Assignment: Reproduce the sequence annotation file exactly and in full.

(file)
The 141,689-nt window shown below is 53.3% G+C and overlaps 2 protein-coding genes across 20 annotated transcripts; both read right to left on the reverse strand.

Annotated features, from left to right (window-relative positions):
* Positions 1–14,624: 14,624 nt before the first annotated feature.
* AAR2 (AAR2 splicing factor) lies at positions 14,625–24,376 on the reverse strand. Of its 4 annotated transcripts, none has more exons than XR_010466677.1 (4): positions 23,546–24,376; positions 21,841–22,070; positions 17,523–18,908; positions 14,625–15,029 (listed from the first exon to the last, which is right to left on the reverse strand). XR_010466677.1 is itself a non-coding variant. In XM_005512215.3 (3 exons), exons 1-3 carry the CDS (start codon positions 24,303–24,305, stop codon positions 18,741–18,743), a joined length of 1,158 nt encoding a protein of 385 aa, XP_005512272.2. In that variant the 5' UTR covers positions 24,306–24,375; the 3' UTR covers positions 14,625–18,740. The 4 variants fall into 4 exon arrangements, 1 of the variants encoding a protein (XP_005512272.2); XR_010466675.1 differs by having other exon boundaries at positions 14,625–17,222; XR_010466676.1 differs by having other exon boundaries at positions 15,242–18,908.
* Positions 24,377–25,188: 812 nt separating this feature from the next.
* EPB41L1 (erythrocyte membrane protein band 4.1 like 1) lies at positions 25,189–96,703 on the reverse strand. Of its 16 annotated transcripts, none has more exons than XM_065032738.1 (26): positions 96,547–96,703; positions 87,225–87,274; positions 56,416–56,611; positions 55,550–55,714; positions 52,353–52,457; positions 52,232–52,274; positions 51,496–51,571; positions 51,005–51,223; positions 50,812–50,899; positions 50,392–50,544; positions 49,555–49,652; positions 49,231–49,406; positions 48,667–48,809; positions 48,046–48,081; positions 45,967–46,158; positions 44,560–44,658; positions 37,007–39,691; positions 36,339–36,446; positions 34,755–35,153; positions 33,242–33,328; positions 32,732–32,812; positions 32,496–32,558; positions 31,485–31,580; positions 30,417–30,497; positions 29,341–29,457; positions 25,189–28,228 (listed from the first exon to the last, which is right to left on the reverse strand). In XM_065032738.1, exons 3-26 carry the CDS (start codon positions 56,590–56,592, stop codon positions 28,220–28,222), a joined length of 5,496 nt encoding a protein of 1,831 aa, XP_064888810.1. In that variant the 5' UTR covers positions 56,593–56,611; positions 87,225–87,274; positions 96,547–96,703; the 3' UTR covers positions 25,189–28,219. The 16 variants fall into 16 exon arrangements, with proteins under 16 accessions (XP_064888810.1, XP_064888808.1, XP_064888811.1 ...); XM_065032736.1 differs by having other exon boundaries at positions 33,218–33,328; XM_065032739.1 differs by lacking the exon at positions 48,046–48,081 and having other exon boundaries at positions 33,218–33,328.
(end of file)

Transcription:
The 141,689-nt window shown below is 53.3% G+C and overlaps 2 protein-coding genes across 20 annotated transcripts; both read right to left on the reverse strand.

Annotated features, from left to right (window-relative positions):
* Positions 1–14,624: 14,624 nt before the first annotated feature.
* AAR2 (AAR2 splicing factor) lies at positions 14,625–24,376 on the reverse strand. Of its 4 annotated transcripts, none has more exons than XR_010466677.1 (4): positions 23,546–24,376; positions 21,841–22,070; positions 17,523–18,908; positions 14,625–15,029 (listed from the first exon to the last, which is right to left on the reverse strand). XR_010466677.1 is itself a non-coding variant. In XM_005512215.3 (3 exons), exons 1-3 carry the CDS (start codon positions 24,303–24,305, stop codon positions 18,741–18,743), a joined length of 1,158 nt encoding a protein of 385 aa, XP_005512272.2. In that variant the 5' UTR covers positions 24,306–24,375; the 3' UTR covers positions 14,625–18,740. The 4 variants fall into 4 exon arrangements, 1 of the variants encoding a protein (XP_005512272.2); XR_010466675.1 differs by having other exon boundaries at positions 14,625–17,222; XR_010466676.1 differs by having other exon boundaries at positions 15,242–18,908.
* Positions 24,377–25,188: 812 nt separating this feature from the next.
* EPB41L1 (erythrocyte membrane protein band 4.1 like 1) lies at positions 25,189–96,703 on the reverse strand. Of its 16 annotated transcripts, none has more exons than XM_065032738.1 (26): positions 96,547–96,703; positions 87,225–87,274; positions 56,416–56,611; positions 55,550–55,714; positions 52,353–52,457; positions 52,232–52,274; positions 51,496–51,571; positions 51,005–51,223; positions 50,812–50,899; positions 50,392–50,544; positions 49,555–49,652; positions 49,231–49,406; positions 48,667–48,809; positions 48,046–48,081; positions 45,967–46,158; positions 44,560–44,658; positions 37,007–39,691; positions 36,339–36,446; positions 34,755–35,153; positions 33,242–33,328; positions 32,732–32,812; positions 32,496–32,558; positions 31,485–31,580; positions 30,417–30,497; positions 29,341–29,457; positions 25,189–28,228 (listed from the first exon to the last, which is right to left on the reverse strand). In XM_065032738.1, exons 3-26 carry the CDS (start codon positions 56,590–56,592, stop codon positions 28,220–28,222), a joined length of 5,496 nt encoding a protein of 1,831 aa, XP_064888810.1. In that variant the 5' UTR covers positions 56,593–56,611; positions 87,225–87,274; positions 96,547–96,703; the 3' UTR covers positions 25,189–28,219. The 16 variants fall into 16 exon arrangements, with proteins under 16 accessions (XP_064888810.1, XP_064888808.1, XP_064888811.1 ...); XM_065032736.1 differs by having other exon boundaries at positions 33,218–33,328; XM_065032739.1 differs by lacking the exon at positions 48,046–48,081 and having other exon boundaries at positions 33,218–33,328.